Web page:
Walking away from Zaika, cabby/techno musician Dirk Waldeck’s favorite Indian restaurant in Berlin, I couldn’t help but remember the words of a Bulgarian taxi driver named Netko as he was telling us about his favorite place to eat in Sofia: “There are a lot of places with worse food.”
Though I’ve tried to come up with a more romantic way to sum up the meal at Zaika, or to attach it to some larger theme — such as the inherent perils of transplanting one of the world’s greatest cuisines to a place with a radically different palate — I keep going back to Netko’s assessment. I can’t think of a more accurate way to describe the food at Zaika.
As at many Indian restaurants in Berlin, there’s an awful lot of cream on the menu. Actually, there’s an awful lot on the menu, period: it goes on for 19 pages and includes “not only mild north Indian dishes but also spicy dishes from south India,” along with cocktails like the Kamasutra (with 7-year-old Indian rum, apricot brandy, amaretto, lime, pineapple, orange juice and grenadine).
You’ll also find an entire section devoted to duck dishes, though duck dishes are uncommon in just about every region of India except Kerala (I agreed with one of my dining companions when she said they should get rid of the duck section, not to mention the duck with mango sauce daily special on the sandwich board outside).
How can the kitchen possibly do a good job on all 108 of its pan-Indian dishes? It can’t, of course. But they do make some of one of the better versions of palak paneer (house-made farmers-style cheese with spinach, cumin, ginger and garlic) I’ve tasted in Berlin. Also, they aren’t shy about serving a genuinely spicy green chili sauce with their papadums, and vindaloo that makes you sweat. Unfortunately, sweating is about all you’ll do – I couldn’t taste much beyond the fire in either the lamb or the vegetarian vindaloo. And I couldn’t taste any fire in my channa masala (garbanzo beans with onion and tomato) – though fire seemed like the only thing this dish needed to draw out the subtlety of the spices.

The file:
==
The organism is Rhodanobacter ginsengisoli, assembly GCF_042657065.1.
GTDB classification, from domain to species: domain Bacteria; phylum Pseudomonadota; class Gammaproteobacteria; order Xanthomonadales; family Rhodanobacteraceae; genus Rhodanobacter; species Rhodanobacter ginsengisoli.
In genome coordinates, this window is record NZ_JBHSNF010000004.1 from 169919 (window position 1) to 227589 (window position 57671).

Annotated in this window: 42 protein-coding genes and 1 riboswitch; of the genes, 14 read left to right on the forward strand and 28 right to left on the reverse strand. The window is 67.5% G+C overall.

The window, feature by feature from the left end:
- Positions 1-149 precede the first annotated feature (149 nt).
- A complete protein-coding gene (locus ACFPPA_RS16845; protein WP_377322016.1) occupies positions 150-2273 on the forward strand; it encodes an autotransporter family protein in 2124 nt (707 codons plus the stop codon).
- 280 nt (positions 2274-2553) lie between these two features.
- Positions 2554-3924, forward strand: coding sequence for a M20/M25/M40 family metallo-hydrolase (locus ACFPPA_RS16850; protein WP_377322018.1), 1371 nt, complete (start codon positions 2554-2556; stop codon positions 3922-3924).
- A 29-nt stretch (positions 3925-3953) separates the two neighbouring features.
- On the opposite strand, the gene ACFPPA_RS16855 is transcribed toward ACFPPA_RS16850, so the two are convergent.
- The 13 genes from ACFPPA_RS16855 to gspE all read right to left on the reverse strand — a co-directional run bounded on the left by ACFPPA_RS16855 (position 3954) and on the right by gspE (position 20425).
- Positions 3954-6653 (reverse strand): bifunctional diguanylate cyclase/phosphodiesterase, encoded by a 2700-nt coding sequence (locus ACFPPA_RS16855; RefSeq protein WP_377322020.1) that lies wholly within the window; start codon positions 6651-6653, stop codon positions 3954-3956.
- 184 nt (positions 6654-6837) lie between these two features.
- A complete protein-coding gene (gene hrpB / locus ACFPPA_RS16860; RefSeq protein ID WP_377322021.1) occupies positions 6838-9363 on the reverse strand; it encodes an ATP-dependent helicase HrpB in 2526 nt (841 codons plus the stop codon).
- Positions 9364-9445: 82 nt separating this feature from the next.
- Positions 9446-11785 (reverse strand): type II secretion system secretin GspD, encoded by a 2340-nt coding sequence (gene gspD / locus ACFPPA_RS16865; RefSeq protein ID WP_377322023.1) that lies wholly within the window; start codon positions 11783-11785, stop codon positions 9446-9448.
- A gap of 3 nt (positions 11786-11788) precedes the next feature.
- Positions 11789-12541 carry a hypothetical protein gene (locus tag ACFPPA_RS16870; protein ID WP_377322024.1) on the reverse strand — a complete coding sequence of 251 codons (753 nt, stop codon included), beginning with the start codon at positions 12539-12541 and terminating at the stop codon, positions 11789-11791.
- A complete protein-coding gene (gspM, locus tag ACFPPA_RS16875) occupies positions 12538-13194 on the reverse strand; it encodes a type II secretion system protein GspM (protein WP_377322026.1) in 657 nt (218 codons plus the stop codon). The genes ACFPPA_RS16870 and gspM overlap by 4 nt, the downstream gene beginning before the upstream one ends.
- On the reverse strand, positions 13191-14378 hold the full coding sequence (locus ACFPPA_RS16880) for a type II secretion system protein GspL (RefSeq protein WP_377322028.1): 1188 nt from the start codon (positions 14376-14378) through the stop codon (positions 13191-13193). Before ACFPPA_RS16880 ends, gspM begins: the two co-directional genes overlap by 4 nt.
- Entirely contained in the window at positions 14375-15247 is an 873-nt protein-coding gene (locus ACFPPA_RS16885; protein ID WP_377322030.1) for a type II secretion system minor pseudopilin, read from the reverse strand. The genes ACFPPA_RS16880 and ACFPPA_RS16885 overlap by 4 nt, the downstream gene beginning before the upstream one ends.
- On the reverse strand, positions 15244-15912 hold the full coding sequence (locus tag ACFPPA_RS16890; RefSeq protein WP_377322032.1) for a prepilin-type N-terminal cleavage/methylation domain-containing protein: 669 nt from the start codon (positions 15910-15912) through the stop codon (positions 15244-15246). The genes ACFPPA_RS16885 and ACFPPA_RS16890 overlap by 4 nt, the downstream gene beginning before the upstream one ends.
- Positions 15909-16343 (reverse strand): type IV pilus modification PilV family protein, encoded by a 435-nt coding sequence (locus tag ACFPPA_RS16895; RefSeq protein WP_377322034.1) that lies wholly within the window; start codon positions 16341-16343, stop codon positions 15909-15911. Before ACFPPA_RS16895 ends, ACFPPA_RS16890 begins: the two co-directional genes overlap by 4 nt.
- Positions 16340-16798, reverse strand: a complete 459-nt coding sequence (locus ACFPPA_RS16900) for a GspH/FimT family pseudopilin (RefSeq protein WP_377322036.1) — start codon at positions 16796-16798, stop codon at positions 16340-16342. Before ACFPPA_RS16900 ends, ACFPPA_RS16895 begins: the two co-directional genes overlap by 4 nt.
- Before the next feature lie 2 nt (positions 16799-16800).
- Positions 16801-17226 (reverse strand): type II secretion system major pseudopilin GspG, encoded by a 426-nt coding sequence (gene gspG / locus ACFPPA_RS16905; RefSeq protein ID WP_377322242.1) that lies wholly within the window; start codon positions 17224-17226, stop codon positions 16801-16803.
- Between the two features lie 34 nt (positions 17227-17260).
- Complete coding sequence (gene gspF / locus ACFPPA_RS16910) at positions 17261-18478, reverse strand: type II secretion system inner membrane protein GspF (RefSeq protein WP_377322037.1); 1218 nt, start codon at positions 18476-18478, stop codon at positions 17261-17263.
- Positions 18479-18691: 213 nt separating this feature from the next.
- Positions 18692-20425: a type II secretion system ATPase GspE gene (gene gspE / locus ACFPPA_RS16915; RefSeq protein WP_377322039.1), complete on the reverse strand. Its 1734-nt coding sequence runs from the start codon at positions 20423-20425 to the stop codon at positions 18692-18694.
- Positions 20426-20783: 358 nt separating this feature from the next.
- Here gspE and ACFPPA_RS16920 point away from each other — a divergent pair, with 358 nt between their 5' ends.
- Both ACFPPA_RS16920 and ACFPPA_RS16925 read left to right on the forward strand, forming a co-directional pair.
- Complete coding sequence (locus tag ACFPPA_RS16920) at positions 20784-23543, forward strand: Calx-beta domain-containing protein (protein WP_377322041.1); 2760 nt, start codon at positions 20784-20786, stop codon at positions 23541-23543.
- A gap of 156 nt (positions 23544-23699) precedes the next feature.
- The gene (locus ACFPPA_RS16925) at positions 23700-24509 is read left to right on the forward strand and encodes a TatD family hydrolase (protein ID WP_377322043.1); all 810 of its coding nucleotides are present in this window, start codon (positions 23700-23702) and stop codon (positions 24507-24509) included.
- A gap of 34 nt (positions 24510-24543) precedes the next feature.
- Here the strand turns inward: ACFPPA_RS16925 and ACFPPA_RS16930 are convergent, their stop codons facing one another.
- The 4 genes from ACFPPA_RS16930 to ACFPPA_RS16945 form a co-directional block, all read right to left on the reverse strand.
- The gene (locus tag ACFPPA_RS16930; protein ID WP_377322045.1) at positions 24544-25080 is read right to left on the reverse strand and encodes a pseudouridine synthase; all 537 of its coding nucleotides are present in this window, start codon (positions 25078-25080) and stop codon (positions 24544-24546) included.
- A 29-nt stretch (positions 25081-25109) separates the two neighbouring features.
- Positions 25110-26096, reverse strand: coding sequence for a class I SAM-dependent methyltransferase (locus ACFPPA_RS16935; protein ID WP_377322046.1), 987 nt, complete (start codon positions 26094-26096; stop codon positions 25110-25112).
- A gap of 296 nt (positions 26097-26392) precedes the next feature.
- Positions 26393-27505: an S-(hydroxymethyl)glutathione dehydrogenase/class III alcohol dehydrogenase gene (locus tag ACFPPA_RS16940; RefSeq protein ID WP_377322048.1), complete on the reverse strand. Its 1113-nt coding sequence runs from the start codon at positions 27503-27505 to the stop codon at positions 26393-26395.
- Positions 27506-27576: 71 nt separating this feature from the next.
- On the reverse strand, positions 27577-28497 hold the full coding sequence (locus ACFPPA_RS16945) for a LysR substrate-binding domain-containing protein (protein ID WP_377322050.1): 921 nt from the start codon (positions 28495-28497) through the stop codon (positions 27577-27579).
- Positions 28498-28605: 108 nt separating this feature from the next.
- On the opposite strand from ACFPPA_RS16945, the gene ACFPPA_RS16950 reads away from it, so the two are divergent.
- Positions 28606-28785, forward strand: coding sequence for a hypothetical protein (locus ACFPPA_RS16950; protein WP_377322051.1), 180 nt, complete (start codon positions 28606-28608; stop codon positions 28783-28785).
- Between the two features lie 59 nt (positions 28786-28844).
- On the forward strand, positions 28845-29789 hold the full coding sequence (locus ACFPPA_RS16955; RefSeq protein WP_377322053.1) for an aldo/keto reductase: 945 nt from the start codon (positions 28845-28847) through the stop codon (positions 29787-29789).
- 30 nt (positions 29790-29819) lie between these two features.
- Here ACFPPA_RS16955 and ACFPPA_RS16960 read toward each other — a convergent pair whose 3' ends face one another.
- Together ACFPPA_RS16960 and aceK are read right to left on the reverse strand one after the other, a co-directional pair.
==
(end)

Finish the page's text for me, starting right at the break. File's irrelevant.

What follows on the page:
Why would I order dessert, given the relative mediocrity of our mains? I guess I was as unwilling to give up hope as I was desperate to find something outstanding on the menu — and I wanted to know what seven-year-old Indian rum would taste like in a fruit cream salad. But not even seven-year-old rum can cover up the fact that most of the fruit in this salad comes from a can (as does the whipped cream).
In conclusion: if you’re in Prenzlauer Berg and absolutely must have Indian food, Zaika might be one of your better options (assuming you skip the fruit cream salad). But if you’re looking for Indian food worthy of a pilgrimage, then I suggest you go west, to a place called Satyam, an ayurvedic vegetarian south Indian restaurant in Charlottenburg I came across thanks to my (self-described) cranky-expat-food-snob friend Becca.
Tel. (030) 40 00 34 35
Open: Daily, 12:00-24:00